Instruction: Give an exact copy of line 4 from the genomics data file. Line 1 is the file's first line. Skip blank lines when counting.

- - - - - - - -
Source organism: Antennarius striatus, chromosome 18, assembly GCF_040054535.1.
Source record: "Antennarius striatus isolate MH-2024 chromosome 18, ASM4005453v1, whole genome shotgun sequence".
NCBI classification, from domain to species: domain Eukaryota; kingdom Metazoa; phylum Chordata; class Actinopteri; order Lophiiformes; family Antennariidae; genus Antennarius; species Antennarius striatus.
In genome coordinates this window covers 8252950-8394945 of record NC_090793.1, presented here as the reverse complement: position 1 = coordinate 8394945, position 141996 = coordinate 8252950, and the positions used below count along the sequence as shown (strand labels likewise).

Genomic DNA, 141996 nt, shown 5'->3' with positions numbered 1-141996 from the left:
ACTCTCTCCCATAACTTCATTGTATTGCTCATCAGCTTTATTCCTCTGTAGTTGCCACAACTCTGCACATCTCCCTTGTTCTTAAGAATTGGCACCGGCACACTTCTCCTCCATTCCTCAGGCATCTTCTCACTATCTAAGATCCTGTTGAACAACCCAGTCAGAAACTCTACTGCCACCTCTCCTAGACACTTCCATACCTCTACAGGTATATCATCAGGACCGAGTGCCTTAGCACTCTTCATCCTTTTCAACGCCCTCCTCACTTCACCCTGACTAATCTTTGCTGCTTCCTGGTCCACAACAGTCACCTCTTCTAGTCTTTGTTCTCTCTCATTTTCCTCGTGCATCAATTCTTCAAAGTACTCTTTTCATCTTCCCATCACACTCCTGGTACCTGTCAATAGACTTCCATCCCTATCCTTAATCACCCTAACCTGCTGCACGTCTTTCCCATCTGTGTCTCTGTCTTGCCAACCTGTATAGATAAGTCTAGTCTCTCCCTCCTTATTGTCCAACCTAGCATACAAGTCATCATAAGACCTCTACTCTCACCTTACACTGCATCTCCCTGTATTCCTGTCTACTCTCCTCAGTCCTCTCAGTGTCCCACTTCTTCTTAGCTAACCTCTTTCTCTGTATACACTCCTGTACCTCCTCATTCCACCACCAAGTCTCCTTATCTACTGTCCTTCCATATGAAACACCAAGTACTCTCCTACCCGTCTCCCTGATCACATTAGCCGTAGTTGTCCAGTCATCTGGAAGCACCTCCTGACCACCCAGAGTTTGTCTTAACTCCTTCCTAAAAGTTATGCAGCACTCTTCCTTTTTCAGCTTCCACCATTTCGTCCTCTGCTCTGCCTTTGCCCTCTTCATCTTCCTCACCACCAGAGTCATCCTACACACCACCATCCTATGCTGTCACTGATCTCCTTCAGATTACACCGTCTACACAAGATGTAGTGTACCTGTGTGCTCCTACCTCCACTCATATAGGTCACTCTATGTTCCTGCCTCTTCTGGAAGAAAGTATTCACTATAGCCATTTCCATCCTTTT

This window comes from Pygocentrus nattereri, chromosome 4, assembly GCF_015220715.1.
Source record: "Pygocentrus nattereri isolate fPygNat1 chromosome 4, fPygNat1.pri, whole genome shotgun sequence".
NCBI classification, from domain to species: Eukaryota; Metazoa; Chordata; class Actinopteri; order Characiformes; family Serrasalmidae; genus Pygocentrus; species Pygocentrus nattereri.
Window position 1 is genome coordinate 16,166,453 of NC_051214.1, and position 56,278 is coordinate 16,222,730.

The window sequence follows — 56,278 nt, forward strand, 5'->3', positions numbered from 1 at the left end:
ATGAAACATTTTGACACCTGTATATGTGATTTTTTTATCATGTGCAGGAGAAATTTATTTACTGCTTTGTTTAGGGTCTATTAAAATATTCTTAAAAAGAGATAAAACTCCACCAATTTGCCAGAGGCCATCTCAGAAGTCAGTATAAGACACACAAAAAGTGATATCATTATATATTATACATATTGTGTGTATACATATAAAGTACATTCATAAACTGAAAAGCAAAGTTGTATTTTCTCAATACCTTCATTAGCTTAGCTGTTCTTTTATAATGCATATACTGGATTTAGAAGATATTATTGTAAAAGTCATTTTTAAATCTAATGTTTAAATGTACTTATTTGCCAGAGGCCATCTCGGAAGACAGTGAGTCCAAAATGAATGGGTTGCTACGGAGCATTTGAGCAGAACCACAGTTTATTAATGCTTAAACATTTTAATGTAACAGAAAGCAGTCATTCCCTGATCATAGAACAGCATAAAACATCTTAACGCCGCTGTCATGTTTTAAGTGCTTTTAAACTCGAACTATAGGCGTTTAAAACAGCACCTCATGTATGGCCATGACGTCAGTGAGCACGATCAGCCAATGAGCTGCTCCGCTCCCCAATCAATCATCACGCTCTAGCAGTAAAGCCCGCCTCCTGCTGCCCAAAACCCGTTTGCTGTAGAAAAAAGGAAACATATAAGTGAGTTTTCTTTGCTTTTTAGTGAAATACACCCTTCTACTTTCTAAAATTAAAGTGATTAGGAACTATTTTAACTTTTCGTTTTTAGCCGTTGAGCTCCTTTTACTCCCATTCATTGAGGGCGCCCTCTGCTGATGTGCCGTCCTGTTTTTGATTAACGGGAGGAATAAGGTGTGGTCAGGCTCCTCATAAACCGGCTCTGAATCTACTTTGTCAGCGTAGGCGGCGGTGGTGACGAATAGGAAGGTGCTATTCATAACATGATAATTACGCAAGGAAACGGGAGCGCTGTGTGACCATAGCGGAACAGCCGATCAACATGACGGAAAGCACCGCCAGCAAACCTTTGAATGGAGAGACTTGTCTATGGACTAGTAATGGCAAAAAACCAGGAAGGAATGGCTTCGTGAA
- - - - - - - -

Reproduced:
In genome coordinates this window covers 8252950-8394945 of record NC_090793.1, presented here as the reverse complement: position 1 = coordinate 8394945, position 141996 = coordinate 8252950, and the positions used below count along the sequence as shown (strand labels likewise).